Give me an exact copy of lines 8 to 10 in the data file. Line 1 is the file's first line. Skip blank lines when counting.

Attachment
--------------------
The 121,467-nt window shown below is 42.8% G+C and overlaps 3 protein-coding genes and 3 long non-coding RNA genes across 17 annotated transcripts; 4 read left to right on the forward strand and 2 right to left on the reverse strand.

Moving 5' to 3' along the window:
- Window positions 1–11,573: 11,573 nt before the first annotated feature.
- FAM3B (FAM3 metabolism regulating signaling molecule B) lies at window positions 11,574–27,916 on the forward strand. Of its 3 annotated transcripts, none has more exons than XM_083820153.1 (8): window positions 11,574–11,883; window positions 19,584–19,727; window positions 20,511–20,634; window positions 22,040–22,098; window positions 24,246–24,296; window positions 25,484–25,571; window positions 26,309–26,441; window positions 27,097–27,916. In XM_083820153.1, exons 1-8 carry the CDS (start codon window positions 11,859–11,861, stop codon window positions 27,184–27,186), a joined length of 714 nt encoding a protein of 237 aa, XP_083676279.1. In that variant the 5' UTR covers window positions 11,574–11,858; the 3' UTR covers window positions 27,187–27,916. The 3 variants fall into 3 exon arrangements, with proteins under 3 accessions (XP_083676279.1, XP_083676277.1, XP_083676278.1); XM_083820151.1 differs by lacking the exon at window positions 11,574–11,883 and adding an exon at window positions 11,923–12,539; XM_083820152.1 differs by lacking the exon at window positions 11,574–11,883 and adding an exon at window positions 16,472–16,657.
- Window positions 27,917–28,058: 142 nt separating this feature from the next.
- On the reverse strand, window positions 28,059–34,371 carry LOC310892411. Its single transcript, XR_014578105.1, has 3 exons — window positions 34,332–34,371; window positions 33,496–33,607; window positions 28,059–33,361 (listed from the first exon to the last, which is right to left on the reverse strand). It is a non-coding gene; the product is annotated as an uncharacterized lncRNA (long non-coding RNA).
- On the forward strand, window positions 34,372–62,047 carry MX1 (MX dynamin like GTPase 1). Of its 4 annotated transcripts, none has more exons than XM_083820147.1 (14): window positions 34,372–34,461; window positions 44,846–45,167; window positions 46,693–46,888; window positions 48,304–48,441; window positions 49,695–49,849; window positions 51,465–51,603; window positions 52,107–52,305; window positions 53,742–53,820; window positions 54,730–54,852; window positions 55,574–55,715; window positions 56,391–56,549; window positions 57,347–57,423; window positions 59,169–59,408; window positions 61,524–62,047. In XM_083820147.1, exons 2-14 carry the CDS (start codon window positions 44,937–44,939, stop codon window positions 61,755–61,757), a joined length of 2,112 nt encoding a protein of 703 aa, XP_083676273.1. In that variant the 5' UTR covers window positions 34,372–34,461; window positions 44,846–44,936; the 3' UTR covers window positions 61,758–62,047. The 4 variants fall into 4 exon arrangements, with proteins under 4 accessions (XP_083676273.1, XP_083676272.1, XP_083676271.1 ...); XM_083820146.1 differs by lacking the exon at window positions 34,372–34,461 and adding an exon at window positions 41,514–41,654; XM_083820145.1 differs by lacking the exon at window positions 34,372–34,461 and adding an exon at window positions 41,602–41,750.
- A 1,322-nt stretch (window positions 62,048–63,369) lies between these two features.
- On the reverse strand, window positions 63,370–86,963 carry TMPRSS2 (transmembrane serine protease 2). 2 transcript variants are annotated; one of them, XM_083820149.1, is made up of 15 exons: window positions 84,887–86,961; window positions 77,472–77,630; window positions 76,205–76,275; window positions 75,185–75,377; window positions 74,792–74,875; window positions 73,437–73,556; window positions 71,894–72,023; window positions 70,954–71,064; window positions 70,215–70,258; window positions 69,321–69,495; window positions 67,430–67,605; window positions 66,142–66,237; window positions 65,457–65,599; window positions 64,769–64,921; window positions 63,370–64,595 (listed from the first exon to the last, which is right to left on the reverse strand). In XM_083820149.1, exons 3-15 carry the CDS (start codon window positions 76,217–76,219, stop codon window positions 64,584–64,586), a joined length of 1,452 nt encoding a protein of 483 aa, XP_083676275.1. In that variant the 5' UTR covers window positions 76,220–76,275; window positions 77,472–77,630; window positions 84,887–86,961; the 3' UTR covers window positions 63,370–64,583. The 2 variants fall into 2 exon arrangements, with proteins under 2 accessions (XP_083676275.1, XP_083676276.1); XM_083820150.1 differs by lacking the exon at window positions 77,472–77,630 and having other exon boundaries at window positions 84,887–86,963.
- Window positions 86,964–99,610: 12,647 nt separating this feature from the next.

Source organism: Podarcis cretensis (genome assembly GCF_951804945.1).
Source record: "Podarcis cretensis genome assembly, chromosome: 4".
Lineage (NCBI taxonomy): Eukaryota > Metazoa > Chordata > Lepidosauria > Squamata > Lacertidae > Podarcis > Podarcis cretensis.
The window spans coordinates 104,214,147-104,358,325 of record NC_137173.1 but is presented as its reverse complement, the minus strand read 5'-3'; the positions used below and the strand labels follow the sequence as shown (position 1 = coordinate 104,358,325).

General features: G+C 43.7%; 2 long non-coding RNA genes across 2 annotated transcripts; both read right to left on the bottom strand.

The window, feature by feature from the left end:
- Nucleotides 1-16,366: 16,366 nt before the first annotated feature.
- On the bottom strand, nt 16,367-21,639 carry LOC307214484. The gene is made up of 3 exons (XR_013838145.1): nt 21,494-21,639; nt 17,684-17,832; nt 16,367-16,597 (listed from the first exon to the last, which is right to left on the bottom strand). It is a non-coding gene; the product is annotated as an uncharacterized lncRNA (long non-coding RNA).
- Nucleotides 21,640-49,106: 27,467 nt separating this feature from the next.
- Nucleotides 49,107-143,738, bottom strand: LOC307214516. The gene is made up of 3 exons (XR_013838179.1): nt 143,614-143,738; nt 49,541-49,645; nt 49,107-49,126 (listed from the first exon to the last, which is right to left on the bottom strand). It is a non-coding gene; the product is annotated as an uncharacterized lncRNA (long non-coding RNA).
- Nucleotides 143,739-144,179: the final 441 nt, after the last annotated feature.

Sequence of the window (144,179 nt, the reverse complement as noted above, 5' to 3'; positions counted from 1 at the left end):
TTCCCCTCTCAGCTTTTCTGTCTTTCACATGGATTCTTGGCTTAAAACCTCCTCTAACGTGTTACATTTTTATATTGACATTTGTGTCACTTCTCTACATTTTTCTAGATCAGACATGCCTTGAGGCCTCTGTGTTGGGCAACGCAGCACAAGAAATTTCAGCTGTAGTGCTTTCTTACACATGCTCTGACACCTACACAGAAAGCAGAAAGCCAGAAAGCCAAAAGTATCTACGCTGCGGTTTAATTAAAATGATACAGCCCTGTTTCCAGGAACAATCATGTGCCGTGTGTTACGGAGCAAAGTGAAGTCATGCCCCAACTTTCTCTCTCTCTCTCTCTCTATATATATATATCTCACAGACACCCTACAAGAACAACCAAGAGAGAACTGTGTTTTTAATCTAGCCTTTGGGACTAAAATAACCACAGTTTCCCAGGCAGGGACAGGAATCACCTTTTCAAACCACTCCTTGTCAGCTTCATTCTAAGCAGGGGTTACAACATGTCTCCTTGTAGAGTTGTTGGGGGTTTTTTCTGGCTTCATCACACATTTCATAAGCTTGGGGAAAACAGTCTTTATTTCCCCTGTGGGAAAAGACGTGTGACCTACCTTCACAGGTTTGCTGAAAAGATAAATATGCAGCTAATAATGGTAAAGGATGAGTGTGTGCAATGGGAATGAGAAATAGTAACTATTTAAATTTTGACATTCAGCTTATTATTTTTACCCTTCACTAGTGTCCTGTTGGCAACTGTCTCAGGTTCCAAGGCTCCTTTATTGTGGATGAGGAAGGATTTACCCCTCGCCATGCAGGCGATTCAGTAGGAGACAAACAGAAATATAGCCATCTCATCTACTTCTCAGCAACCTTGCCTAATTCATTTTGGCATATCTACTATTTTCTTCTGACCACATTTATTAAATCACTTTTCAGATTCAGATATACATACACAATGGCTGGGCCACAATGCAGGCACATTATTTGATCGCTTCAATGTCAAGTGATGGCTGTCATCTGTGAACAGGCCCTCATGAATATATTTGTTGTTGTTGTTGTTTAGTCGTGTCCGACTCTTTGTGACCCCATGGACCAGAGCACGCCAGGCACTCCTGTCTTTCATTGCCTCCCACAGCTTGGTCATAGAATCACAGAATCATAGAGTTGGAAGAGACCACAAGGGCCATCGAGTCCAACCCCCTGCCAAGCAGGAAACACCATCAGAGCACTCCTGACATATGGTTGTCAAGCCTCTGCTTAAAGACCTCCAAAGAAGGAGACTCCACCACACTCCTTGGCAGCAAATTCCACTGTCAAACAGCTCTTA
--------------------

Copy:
- A 1,322-nt stretch (window positions 62,048–63,369) lies between these two features.
- On the reverse strand, window positions 63,370–86,963 carry TMPRSS2 (transmembrane serine protease 2). 2 transcript variants are annotated; one of them, XM_083820149.1, is made up of 15 exons: window positions 84,887–86,961; window positions 77,472–77,630; window positions 76,205–76,275; window positions 75,185–75,377; window positions 74,792–74,875; window positions 73,437–73,556; window positions 71,894–72,023; window positions 70,954–71,064; window positions 70,215–70,258; window positions 69,321–69,495; window positions 67,430–67,605; window positions 66,142–66,237; window positions 65,457–65,599; window positions 64,769–64,921; window positions 63,370–64,595 (listed from the first exon to the last, which is right to left on the reverse strand). In XM_083820149.1, exons 3-15 carry the CDS (start codon window positions 76,217–76,219, stop codon window positions 64,584–64,586), a joined length of 1,452 nt encoding a protein of 483 aa, XP_083676275.1. In that variant the 5' UTR covers window positions 76,220–76,275; window positions 77,472–77,630; window positions 84,887–86,961; the 3' UTR covers window positions 63,370–64,583. The 2 variants fall into 2 exon arrangements, with proteins under 2 accessions (XP_083676275.1, XP_083676276.1); XM_083820150.1 differs by lacking the exon at window positions 77,472–77,630 and having other exon boundaries at window positions 84,887–86,963.
- Window positions 86,964–99,610: 12,647 nt separating this feature from the next.